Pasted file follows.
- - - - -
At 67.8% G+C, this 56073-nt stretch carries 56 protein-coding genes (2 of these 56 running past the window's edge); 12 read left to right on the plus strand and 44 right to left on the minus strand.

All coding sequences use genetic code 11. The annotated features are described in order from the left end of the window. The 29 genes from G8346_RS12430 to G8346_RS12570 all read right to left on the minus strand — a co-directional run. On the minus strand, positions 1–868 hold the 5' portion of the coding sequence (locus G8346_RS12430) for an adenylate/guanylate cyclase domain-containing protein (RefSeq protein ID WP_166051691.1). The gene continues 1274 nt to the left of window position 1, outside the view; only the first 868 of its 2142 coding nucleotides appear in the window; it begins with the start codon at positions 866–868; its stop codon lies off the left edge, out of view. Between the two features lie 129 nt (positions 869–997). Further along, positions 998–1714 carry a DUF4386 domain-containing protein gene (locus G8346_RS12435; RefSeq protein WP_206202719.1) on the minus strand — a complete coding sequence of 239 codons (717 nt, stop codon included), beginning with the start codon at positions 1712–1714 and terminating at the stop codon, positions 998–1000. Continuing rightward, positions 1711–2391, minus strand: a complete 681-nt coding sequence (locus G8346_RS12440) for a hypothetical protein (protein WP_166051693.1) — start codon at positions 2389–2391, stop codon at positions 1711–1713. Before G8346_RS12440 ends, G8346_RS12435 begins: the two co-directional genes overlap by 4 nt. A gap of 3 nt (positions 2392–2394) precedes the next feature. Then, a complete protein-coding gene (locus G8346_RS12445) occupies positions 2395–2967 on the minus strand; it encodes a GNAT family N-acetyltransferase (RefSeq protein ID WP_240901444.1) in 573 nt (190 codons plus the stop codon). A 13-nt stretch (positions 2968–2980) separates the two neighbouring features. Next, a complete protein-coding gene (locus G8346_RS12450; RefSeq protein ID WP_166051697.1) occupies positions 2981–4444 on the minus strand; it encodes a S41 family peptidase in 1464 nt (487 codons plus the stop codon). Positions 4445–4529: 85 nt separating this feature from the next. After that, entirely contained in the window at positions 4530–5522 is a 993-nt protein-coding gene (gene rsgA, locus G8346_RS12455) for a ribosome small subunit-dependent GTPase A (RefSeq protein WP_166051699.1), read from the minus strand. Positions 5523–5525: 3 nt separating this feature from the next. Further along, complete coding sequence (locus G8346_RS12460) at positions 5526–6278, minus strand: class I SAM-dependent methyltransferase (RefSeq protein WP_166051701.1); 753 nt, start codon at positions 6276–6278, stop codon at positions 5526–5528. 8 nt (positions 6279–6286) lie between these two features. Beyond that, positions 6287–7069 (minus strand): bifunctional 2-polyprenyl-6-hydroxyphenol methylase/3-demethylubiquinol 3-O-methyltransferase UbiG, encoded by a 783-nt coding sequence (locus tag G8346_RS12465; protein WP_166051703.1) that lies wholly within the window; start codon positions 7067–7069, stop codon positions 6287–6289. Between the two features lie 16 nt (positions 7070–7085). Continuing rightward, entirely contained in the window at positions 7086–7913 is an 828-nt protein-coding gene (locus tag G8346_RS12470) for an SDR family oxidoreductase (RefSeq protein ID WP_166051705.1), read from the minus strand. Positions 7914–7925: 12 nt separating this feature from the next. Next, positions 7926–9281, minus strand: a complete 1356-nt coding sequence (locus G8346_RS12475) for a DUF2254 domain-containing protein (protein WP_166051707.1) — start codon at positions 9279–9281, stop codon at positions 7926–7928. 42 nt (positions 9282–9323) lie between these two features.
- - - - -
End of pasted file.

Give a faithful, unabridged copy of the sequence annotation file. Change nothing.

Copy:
At 67.8% G+C, this 56073-nt stretch carries 56 protein-coding genes (2 of these 56 running past the window's edge); 12 read left to right on the plus strand and 44 right to left on the minus strand.

All coding sequences use genetic code 11. The annotated features are described in order from the left end of the window. The 29 genes from G8346_RS12430 to G8346_RS12570 all read right to left on the minus strand — a co-directional run. On the minus strand, positions 1–868 hold the 5' portion of the coding sequence (locus G8346_RS12430) for an adenylate/guanylate cyclase domain-containing protein (RefSeq protein ID WP_166051691.1). The gene continues 1274 nt to the left of window position 1, outside the view; only the first 868 of its 2142 coding nucleotides appear in the window; it begins with the start codon at positions 866–868; its stop codon lies off the left edge, out of view. Between the two features lie 129 nt (positions 869–997). Further along, positions 998–1714 carry a DUF4386 domain-containing protein gene (locus G8346_RS12435; RefSeq protein WP_206202719.1) on the minus strand — a complete coding sequence of 239 codons (717 nt, stop codon included), beginning with the start codon at positions 1712–1714 and terminating at the stop codon, positions 998–1000. Continuing rightward, positions 1711–2391, minus strand: a complete 681-nt coding sequence (locus G8346_RS12440) for a hypothetical protein (protein WP_166051693.1) — start codon at positions 2389–2391, stop codon at positions 1711–1713. Before G8346_RS12440 ends, G8346_RS12435 begins: the two co-directional genes overlap by 4 nt. A gap of 3 nt (positions 2392–2394) precedes the next feature. Then, a complete protein-coding gene (locus G8346_RS12445) occupies positions 2395–2967 on the minus strand; it encodes a GNAT family N-acetyltransferase (RefSeq protein ID WP_240901444.1) in 573 nt (190 codons plus the stop codon). A 13-nt stretch (positions 2968–2980) separates the two neighbouring features. Next, a complete protein-coding gene (locus G8346_RS12450; RefSeq protein ID WP_166051697.1) occupies positions 2981–4444 on the minus strand; it encodes a S41 family peptidase in 1464 nt (487 codons plus the stop codon). Positions 4445–4529: 85 nt separating this feature from the next. After that, entirely contained in the window at positions 4530–5522 is a 993-nt protein-coding gene (gene rsgA, locus G8346_RS12455) for a ribosome small subunit-dependent GTPase A (RefSeq protein WP_166051699.1), read from the minus strand. Positions 5523–5525: 3 nt separating this feature from the next. Further along, complete coding sequence (locus G8346_RS12460) at positions 5526–6278, minus strand: class I SAM-dependent methyltransferase (RefSeq protein WP_166051701.1); 753 nt, start codon at positions 6276–6278, stop codon at positions 5526–5528. 8 nt (positions 6279–6286) lie between these two features. Beyond that, positions 6287–7069 (minus strand): bifunctional 2-polyprenyl-6-hydroxyphenol methylase/3-demethylubiquinol 3-O-methyltransferase UbiG, encoded by a 783-nt coding sequence (locus tag G8346_RS12465; protein WP_166051703.1) that lies wholly within the window; start codon positions 7067–7069, stop codon positions 6287–6289. Between the two features lie 16 nt (positions 7070–7085). Continuing rightward, entirely contained in the window at positions 7086–7913 is an 828-nt protein-coding gene (locus tag G8346_RS12470) for an SDR family oxidoreductase (RefSeq protein ID WP_166051705.1), read from the minus strand. Positions 7914–7925: 12 nt separating this feature from the next. Next, positions 7926–9281, minus strand: a complete 1356-nt coding sequence (locus G8346_RS12475) for a DUF2254 domain-containing protein (protein WP_166051707.1) — start codon at positions 9279–9281, stop codon at positions 7926–7928. 42 nt (positions 9282–9323) lie between these two features.